A Denver couple is real unhappy about Crazy Mountain Brewery using a drone in their neighborhood

Edwards-based Crazy Mountain Brewing used a drone to get aerial video of its operation in Denver, angering nearby residents.
2 min. read
A drone flying in Denver’s Baker neighborhood, Monday, Aug. 8, 2016. (Courtesy of James Bertini)

Look. Up in the sky. A drone flying over Denver's Baker neighborhood, Aug. 8, 2016. (Courtesy of James Bertini)

James Bertini was in his backyard with his wife earlier this week when he looked up and saw this.

It was a drone taking aerial video for Crazy Mountain Brewing on Klamath Street, two doors down from Bertini, and Bertini was not happy about it.

"Common courtesy suggests that you get permission from your neighbor before filming him and his property, not to mention the invasion of privacy issue," Bertini wrote in an email to Crazy Mountain that he shared with Denverite.

"At first, I did not see the drone, and if it dropped from its place in the sky several hundred feet above me, it could have killed me."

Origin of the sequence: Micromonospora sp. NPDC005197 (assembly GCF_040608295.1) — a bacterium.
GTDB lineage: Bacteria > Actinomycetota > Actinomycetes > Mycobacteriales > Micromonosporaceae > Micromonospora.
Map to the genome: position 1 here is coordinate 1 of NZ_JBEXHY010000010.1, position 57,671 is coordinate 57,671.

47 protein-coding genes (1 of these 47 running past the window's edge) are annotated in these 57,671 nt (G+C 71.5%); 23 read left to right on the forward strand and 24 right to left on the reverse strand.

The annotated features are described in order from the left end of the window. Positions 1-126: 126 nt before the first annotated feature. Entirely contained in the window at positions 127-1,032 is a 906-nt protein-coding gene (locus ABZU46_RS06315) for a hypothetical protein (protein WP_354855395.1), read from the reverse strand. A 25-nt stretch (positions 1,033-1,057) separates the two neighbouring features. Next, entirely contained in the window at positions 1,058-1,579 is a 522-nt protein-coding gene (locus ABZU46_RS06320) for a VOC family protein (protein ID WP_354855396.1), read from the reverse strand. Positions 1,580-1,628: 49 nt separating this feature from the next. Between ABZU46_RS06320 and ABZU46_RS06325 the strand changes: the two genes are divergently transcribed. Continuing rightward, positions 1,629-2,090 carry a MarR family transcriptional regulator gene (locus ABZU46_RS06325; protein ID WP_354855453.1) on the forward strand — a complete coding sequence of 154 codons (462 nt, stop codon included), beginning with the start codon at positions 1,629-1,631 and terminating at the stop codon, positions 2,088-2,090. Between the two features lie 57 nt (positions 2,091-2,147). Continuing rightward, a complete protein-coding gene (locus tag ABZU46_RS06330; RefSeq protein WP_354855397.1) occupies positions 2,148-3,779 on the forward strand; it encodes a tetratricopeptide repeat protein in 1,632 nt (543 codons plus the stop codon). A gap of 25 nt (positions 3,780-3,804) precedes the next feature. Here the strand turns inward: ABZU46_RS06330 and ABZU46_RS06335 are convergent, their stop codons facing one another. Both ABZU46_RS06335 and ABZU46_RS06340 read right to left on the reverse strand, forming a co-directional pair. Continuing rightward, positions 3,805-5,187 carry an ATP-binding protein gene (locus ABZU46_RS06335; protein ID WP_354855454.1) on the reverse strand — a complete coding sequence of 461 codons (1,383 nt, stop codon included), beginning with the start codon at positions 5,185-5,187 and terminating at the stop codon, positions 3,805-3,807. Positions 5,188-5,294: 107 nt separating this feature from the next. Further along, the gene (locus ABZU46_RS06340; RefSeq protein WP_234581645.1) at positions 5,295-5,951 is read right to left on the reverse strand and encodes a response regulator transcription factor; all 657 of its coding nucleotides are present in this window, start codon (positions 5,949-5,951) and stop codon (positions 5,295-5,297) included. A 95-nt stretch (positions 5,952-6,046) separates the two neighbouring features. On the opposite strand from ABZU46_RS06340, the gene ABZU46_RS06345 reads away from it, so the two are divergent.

With more and more businesses using unmanned aircraft systems to get video and photos, there are probably going to be a lot more conflicts like Bertini's.

Drones generally shouldn't fly over people's heads, said Allen Kenitzer, spokesman for the Federal Aviation Administration. "We don't regulate or have any authority with privacy issues related to drones."

New drones rules from the FAA go into effect this month, but privacy issues still need be addressed by the National Telecommunications and Information Administration, Kenitzer said.

People worried about drone pilots violating federal rules or local laws are encouraged to call their local police departments.

Tom Hoch, the owner of Mile High House Productions, which was operating the drone, says he didn't break any rules. The drone was getting shots of Crazy Mountain Brewery's operation on Kalamath Street with downtown Denver in the background.

"We weren't shooting them or their property," Hoch said.

His company has been using drones for about five years.

"More people are excited by it than freaked out about it," he said.

The video Mile High shot will probably be on Crazy Mountain's website eventually, owner Kevin Selvy said.

"Nothing of their property will be in the video," Selvy said. "The film was just for an in-house promotional video."

Business & data reporter Adrian D. Garcia can be reached via email at [email protected] or twitter.com/adriandgarcia.

Subscribe to Denverite’s newsletter here.

Recent Stories